10 ways in which the EU has helped Birmingham

Number 1Trade & Export

With 500 million potential customers, the EU represents the world’s largest economic zone. In the decade from 2003 to 2013 half of all West Midlands export value went to EU member countries (source: HMRC UK Trade Statistics).

 Trade & Export

Number 2Inward investment

Birmingham has attracted more than £4 billion worth of foreign direct investment since 2003, with the creation of more than 15,000 jobs. More than any other city outside London.

 Inward Investment

Number 3The Multiplier Effect

Birmingham’s status as a transport and logistics hub has made it a privileged destination for international investment and the UK’s membership of the EU has acted as a multiplier for these investments. Such investments include the takeover of the MG Motor company by Chinese SAIC Motors and the investment by the Chinese NVC Lighting in Rubery. Birmingham’s position as the gateway to EU markets has been instrumental in attracting these and other overseas investors, helping the development of the supply chain and the creation of hundreds of new jobs. TATA Motors is a good example of these positive results, as from its first £1.1 billion investment other 28 have followed, creating a total of over 13,000 jobs.


Number 4

Access to EU funding

Funding made accesible by the EU has allowed Birmingham to support a broad range of projects across the city. The post 2014 period will potentially see EU investment in the city top the £1 billion mark, including funding for much of the projects below.

EU Funding

Number 5

Infrastructure Support

Most of the well known landmarks in Birmingham have been supported with funding coming from the European Regional Development Fund (ERDF). Some of these include: £25.6 million for Millenium Point, £9.1 million to redevelop Masshouse Circus, £3 million to renovate the Town Hall, £30 million invested in the NEC, over £6 million invested in Innovation Birmingham (formerly Aston Science Park), and most importantly £50 million invested in the ICC. As a result of this last investment, high quality business district was established and is now home to 25 businesses including blue-chip companies and some 8,500 employees.


Number 6

Getting people into work

The European Social Fund (ESF) is the principal fund which helps people back to work. For example, ESF was used to respond to the closure of the MG Rover plant in 2005. Almost 6,000 MG Rover workers were made redundant overnight. With ESF support, the Rover Task Force was swiftly put in place. By April 2007, 90% of the redundant workers were back in work. More examples include the recently approved Youth Employment Initiative (YEI) project which will bring £33.6 million of EU funding into Birmingham and Sollihul. These, matched by further £16.4 million from local partners, will be used in the next three years to support 16,610 young people, including those most disadvantaged, to remove personal barriers, enabling access to training and jobs.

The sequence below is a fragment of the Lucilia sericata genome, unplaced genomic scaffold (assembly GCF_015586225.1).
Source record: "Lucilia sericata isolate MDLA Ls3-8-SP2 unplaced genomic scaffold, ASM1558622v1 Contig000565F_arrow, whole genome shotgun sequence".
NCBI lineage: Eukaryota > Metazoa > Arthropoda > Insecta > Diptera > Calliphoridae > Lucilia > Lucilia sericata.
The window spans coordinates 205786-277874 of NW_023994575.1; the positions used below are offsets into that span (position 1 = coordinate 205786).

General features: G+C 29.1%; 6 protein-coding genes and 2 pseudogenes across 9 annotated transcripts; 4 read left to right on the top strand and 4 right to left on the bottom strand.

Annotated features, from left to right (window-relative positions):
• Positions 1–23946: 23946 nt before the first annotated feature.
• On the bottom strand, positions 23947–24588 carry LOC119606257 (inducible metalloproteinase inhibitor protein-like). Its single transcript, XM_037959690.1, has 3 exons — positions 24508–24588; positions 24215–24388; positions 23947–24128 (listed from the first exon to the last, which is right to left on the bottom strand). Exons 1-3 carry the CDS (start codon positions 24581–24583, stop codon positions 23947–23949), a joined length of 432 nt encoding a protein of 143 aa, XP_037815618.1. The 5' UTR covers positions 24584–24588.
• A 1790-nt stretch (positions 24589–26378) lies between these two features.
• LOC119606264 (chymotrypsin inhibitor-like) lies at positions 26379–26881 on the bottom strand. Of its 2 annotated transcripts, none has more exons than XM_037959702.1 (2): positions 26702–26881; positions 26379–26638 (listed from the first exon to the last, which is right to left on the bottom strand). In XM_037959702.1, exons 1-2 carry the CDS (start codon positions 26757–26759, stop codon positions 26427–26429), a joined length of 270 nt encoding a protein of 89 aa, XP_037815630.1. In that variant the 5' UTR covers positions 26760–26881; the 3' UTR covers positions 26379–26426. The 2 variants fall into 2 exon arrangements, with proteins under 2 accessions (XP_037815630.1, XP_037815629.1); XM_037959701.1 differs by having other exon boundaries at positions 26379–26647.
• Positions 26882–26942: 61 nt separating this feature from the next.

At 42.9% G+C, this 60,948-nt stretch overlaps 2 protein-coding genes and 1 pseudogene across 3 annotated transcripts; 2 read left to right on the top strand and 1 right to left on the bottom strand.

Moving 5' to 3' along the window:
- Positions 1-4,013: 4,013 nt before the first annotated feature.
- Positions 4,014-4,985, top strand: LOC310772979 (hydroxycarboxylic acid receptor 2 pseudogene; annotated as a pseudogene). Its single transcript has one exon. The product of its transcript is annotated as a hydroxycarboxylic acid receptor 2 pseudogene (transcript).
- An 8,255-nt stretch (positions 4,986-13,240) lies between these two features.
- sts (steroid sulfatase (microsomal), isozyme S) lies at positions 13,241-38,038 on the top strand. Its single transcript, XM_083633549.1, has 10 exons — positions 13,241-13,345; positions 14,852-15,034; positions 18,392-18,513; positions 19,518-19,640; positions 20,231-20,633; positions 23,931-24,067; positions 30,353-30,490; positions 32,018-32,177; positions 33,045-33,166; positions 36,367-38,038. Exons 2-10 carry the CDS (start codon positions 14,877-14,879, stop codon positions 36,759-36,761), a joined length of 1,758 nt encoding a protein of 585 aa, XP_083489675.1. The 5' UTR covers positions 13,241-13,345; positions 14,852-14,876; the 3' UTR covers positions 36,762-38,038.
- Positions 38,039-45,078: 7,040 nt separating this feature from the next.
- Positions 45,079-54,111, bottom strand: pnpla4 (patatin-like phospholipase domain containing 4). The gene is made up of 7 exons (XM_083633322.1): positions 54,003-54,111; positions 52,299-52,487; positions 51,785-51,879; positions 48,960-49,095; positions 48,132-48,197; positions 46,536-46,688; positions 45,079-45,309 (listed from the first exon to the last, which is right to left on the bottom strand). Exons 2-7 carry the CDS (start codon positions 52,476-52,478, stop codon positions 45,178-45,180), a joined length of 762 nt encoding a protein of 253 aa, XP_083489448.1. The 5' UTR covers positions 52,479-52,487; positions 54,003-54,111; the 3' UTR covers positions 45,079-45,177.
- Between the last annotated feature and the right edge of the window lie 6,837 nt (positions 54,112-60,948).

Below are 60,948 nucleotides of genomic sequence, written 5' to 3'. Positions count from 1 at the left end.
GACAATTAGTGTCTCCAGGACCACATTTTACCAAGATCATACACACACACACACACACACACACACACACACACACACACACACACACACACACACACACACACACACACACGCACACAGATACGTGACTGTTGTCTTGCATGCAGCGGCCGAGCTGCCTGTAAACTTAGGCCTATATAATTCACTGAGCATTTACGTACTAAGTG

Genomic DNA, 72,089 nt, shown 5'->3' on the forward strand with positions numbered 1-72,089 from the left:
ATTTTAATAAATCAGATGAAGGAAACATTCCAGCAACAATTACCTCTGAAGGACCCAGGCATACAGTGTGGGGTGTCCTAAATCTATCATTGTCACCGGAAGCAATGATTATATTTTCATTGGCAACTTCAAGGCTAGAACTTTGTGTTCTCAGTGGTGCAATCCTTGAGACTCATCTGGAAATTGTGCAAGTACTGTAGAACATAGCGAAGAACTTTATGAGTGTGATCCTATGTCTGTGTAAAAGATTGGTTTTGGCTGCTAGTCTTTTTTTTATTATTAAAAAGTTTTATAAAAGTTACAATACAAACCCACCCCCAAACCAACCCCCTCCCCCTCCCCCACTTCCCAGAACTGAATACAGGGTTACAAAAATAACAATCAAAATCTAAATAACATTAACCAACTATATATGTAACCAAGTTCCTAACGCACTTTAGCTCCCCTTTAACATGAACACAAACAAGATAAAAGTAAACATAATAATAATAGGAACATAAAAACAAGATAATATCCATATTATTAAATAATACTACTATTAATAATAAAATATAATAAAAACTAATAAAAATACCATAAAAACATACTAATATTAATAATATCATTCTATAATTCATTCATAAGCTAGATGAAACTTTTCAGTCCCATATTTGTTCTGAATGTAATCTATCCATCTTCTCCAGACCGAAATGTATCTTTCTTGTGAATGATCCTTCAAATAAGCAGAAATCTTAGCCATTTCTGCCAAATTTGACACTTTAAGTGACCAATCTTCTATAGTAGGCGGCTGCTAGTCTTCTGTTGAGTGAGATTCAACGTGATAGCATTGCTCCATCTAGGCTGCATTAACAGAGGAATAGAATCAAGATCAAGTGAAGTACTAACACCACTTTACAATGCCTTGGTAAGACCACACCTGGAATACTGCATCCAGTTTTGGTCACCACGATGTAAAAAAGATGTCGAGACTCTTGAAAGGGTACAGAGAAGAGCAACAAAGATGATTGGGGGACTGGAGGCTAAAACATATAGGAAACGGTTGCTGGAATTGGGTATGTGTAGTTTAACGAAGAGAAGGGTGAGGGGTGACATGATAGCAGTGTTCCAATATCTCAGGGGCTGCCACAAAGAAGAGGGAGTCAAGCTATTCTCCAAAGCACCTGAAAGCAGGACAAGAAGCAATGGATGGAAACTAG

Number 7

Boosting Research & Innovation

For all universities in Birmingham, European funding is not a top-up, but an essential, an irreplaceable part of their research and innovation income. Currently, the West Midlands is benefitting from approx. €336 million of EU investment through the FP7 research programme. It funds projects covering areas such as health, food, ICT, nanoscience, climate change, transport, socio-economic sciences, space and security.

 Research & Innovation

Number 8

Health Projects

Health is an area of research that receives considerable EU funding input. For example, the University of Birmingham’s €13.5 million ‘ENCCA’ project which is helping children and young people with cancer to get better and faster treatment. The same institution participated in a €4 million project called PAPA aimed at tackling the issues of childhood obesity and diabetes.


Number 9

Tackling Climate Change

European funding helps us achieve ambitious climate change targets (like reduction of CO2 emission) by resourcing programmes to develop climate change technology and training people to use it. Projects funded by the EU include: NISP (redirecting waste from landfill, saving money and carbon in the process), Climate Knowledge and Innovation Community (creating new products, services and jobs for Birmingham), Opticities (helping Birmingham reduce traffic congetion) or BioenNW (helping Birmingham reach its clean energy targets).

 Climate Change

Number 10

Support for the Arts

£741,000 of ERDF has supported the International Dance Festival Birmingham (IDFB) over the last 7 years. This is one of many examples that demonstrate to what extend creative sector relays on EU funding. Events draw in over one million additional visits for Birmingham and for every £1 of investment, an additional £29 is generated by the arts and cultural sector. Music tourists generate £138 m per year and Birmingham’s International Dance Festival contributed £2.6m to the economy and £2.7m of media coverage.

Birmingham Arts

The 10 points above are only a summary of a document produced by Birmingham’s Europe Association ‘Benefits of being in Europe for Birmingham‘. Full version is available here.